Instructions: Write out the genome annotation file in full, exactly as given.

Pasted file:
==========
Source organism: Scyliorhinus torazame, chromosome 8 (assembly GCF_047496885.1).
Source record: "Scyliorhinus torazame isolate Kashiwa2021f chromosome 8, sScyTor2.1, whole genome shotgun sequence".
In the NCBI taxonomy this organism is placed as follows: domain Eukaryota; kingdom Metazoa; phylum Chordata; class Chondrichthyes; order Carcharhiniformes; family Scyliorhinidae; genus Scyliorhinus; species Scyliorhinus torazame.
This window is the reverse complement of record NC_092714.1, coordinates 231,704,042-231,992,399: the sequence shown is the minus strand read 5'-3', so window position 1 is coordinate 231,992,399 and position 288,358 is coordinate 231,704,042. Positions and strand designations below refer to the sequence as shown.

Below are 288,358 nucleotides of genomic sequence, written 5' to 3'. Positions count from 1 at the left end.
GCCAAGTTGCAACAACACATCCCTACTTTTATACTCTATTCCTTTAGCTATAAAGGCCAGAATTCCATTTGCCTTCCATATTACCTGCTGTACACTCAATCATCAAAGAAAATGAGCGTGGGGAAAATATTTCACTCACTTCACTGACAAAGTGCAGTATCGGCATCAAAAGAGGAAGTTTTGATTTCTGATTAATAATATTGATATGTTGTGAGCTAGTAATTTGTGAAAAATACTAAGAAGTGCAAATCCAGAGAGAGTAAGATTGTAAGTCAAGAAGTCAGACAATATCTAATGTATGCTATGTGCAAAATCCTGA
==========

Source organism: Scyliorhinus torazame, chromosome 8 (assembly GCF_047496885.1).
Source record: "Scyliorhinus torazame isolate Kashiwa2021f chromosome 8, sScyTor2.1, whole genome shotgun sequence".
In the NCBI taxonomy this organism is placed as follows: domain Eukaryota; kingdom Metazoa; phylum Chordata; class Chondrichthyes; order Carcharhiniformes; family Scyliorhinidae; genus Scyliorhinus; species Scyliorhinus torazame.
This window is the reverse complement of record NC_092714.1, coordinates 231,704,042-231,992,399: the sequence shown is the minus strand read 5'-3', so window position 1 is coordinate 231,992,399 and position 288,358 is coordinate 231,704,042. Positions and strand designations below refer to the sequence as shown.

Below are 288,358 nucleotides of genomic sequence, written 5' to 3'. Positions count from 1 at the left end.
GCCAAGTTGCAACAACACATCCCTACTTTTATACTCTATTCCTTTAGCTATAAAGGCCAGAATTCCATTTGCCTTCCATATTACCTGCTGTACACTCAATCATCAAAGAAAATGAGCGTGGGGAAAATATTTCACTCACTTCACTGACAAAGTGCAGTATCGGCATCAAAAGAGGAAGTTTTGATTTCTGATTAATAATATTGATATGTTGTGAGCTAGTAATTTGTGAAAAATACTAAGAAGTGCAAATCCAGAGAGAGTAAGATTGTAAGTCAAGAAGTCAGACAATATCTAATGTATGCTATGTGCAAAATCCTGA